The 7 Deadly Sins of Modern Manufacturing

- Mar 07, 2019-

Many companies have committed one (or more) of what SmarterChains describes as the 7 deadly sins of modern manufacturing

All around the manufacturing world, companies recognize the need to build digital capabilities. And yet, precious few companies have managed to capture the fourth industrial era’s potential for business growth and market penetration.

Why? Many companies have committed one (or more) of what SmarterChains describes as the 7 deadly sins of modern manufacturing. The purpose of this paper is to give readers the knowledge they need to identify these flawed approaches, and a timely warning to avoid them in the first place.

Sampling Isolated Industry 4.0 Technologies

Manufacturers should think of each Industry 4.0 technology as part of a greater whole. Solutions can work in conjunction with others to unlock and amplify value-creation. Without an integrated approach to technology selection and implementation, success is a rarity and maximum success is almost impossible. For instance, leveraging 3D printing in combination with autonomous robots and big data capabilities is infinitely more powerful than simply experimenting with “in-vogue” 3D printers. In other words, the whole is greater than the sums of its parts.

Focusing only on Technology

Experience has shown time and time again that when it comes to business transformation the human resistance-to-change element is powerful; and often, it shoots down initiatives in their infancy. The same is true in digital transformation. Modern technology feels almost like magic — and the more it advances, the greater the danger of neglecting the human factor to invest in the coolest new toy. This danger is substantial. As factories around the world have learned to their detriment, setting up new systems without securing employee buy-in is a costly mistake.

Lack of transformation continuity

Digital transformation requires vision, strong leadership, and a coherent strategy. Unfortunately, today’s “gold rush” momentum towards digitization comes with competing claims, ever-changing priorities and rushed initiatives. As Industry 4.0 projects fail to meet expectations, CIOs jump ship voluntarily and involuntarily. This hamstrings the company’s ability to execute its long-term digitization strategy, and many high-potential projects get bundled to the failure pile unceremoniously.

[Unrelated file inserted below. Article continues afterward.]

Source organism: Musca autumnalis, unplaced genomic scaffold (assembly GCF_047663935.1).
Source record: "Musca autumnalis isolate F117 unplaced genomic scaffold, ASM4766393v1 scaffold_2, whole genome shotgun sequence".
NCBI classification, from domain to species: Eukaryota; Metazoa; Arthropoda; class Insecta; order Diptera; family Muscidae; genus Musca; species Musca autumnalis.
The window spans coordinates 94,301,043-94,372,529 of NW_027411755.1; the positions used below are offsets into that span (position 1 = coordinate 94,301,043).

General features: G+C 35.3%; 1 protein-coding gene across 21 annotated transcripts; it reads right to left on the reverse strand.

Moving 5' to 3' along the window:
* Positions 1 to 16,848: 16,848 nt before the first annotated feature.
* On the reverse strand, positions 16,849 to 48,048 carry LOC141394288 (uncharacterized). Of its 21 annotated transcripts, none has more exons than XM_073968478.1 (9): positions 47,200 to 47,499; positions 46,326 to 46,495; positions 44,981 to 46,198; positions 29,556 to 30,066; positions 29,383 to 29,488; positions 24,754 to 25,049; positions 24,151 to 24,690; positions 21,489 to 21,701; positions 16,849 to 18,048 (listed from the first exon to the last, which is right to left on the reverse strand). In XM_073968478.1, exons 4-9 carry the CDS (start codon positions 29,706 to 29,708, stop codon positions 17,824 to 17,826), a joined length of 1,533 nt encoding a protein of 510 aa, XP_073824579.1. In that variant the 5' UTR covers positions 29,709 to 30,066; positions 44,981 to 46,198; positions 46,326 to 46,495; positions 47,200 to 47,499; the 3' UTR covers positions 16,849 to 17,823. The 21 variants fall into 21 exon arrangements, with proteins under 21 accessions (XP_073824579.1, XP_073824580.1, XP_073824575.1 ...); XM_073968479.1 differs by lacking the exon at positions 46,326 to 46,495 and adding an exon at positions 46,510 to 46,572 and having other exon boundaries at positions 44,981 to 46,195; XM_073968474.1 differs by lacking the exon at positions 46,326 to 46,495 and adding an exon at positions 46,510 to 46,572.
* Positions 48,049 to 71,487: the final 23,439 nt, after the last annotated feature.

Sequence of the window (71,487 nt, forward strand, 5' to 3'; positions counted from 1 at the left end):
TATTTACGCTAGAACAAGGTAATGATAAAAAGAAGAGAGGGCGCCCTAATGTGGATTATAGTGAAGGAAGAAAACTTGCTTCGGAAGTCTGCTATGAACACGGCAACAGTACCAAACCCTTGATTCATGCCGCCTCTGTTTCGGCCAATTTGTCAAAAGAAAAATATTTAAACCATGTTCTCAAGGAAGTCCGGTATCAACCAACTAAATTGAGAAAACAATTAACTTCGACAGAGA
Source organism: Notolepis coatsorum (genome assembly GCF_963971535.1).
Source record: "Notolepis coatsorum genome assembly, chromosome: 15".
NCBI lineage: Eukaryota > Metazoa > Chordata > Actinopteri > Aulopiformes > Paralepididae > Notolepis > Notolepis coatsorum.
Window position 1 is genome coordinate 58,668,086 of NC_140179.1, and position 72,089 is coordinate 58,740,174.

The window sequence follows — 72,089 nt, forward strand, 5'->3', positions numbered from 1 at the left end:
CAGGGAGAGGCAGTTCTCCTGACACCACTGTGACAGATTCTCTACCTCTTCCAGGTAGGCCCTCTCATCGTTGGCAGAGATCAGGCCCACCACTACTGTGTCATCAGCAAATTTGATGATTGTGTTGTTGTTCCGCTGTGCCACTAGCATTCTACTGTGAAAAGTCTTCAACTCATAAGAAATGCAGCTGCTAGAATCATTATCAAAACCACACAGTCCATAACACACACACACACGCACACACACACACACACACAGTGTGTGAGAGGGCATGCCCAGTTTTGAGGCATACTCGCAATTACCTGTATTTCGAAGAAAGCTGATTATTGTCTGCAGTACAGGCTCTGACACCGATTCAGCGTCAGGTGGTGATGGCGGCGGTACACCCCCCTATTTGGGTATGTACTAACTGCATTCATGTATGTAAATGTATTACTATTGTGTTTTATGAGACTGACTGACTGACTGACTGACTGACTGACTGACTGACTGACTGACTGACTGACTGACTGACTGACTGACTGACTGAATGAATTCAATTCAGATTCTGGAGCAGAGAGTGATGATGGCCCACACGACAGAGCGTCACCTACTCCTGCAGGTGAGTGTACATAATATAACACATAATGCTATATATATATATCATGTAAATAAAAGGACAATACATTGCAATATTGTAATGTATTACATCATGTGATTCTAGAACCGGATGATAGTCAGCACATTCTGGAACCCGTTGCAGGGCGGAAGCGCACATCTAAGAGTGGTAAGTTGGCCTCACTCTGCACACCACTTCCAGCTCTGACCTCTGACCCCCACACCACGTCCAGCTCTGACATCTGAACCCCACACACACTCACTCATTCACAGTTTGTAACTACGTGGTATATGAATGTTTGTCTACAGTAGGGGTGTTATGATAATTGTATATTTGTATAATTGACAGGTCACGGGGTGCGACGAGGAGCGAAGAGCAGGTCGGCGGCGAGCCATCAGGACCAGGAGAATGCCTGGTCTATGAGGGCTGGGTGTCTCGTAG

Demanding that people become agile and innovative

Industry 4.0 necessitates a new breed of manufacturing leaders and employees that is bold, agile, and tremendously curious. However, just asking people to “be” digital-ready is bound to fail. Instead, companies ought to support the transition towards the Work of the Future model through an orchestrated cultural effort. There are many aspects to this; some broad, like establishing new enterprise-wide goals, and some narrow, like changing language patterns and rituals of success. In either case, culture is a very serious concern that must be addressed at any cost.

Declaring digital success after an isolated victory

Industry 4.0 success depends on the digital maturity of the entire company. Even though victories on individual business lines are great, they don’t mean much on a global scale — and it’s dangerous to think otherwise because overconfidence courts failure. Companies must differentiate between local and global factors, and leverage the digital multipliers they can apply on scale.

Acquiring digital talent without upskilling the existing workforce

Automation, IIoT and Big Data solutions have the potential to boost human productivity massively. However, in practice, the average factory’s workforce needs considerable training just to keep up. This reality makes the option of neglecting to upskill current workers in order to buy new digital-ready talent tempting. Companies must avoid this at all costs. First, because today’s competitive market makes capturing all available talent unlikely. And second, because a workforce that operates on two speeds, a segment of digital-savvy workers and a segment of traditional workers, is bad for morale.

Not working With SmarterChains

The 7th cardinal and deadliest sin of modern manufacturing is missing the opportunity to work with SmarterChains. SmarterChains’ factory assessment is in-depth, rapid and requires no plant walks. Collecting the client’s input through a targeted but surprisingly user-friendly questionnaire, the company’s proprietary algorithms produce insights on critical dimensions like packaging, maintenance, and quality. As part of the same process, the client receives a granular Factory of the Future roadmap that tames down Industry 4.0 complexity and makes the path to transformation abundantly clear.